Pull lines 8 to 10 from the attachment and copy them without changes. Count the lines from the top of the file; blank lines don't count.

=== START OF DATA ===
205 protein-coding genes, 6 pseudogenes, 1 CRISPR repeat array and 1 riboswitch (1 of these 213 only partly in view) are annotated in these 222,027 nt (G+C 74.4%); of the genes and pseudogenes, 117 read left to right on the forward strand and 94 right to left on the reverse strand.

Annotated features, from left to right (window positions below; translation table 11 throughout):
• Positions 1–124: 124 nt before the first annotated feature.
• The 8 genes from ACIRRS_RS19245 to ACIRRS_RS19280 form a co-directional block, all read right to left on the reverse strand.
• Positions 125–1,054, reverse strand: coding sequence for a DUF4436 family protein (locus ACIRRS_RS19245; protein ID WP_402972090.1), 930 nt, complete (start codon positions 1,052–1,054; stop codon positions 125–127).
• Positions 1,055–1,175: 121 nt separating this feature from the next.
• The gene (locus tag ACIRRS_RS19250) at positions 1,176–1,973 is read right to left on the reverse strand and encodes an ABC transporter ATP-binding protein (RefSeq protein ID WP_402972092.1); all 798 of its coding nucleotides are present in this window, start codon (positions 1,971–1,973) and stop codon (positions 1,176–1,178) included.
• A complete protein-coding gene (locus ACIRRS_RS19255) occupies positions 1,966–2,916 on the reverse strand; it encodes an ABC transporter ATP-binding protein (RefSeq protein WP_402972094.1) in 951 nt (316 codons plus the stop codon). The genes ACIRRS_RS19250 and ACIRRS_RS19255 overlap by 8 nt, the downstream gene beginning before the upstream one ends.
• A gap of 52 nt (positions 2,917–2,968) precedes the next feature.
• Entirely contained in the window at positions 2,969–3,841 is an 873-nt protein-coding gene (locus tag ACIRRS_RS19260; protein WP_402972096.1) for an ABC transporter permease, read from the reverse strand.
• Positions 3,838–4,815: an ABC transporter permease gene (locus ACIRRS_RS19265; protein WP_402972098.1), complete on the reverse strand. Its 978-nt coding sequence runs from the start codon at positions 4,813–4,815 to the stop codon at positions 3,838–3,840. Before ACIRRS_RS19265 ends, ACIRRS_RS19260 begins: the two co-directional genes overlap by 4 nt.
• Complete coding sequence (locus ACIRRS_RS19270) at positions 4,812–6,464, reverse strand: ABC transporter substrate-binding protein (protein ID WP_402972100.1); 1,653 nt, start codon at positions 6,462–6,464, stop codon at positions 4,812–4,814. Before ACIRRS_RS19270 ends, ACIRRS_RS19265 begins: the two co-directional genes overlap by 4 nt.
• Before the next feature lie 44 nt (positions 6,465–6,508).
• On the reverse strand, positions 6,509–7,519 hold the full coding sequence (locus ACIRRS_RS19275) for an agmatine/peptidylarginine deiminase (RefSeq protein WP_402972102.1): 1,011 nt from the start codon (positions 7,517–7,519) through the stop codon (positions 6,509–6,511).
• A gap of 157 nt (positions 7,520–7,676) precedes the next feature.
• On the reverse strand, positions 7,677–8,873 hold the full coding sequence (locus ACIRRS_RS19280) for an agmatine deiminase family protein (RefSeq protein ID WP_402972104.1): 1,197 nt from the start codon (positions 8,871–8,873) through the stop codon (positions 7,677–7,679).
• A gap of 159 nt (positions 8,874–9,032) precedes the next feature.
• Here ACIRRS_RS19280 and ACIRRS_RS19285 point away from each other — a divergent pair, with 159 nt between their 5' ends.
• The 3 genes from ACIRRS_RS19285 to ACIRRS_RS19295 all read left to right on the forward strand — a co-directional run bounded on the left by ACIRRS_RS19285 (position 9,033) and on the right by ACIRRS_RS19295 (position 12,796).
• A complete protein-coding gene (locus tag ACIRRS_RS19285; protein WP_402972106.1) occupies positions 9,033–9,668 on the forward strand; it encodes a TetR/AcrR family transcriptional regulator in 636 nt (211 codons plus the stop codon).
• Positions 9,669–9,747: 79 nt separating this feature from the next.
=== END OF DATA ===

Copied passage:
• A complete protein-coding gene (locus ACIRRS_RS19255) occupies positions 1,966–2,916 on the reverse strand; it encodes an ABC transporter ATP-binding protein (RefSeq protein WP_402972094.1) in 951 nt (316 codons plus the stop codon). The genes ACIRRS_RS19250 and ACIRRS_RS19255 overlap by 8 nt, the downstream gene beginning before the upstream one ends.
• A gap of 52 nt (positions 2,917–2,968) precedes the next feature.
• Entirely contained in the window at positions 2,969–3,841 is an 873-nt protein-coding gene (locus tag ACIRRS_RS19260; protein WP_402972096.1) for an ABC transporter permease, read from the reverse strand.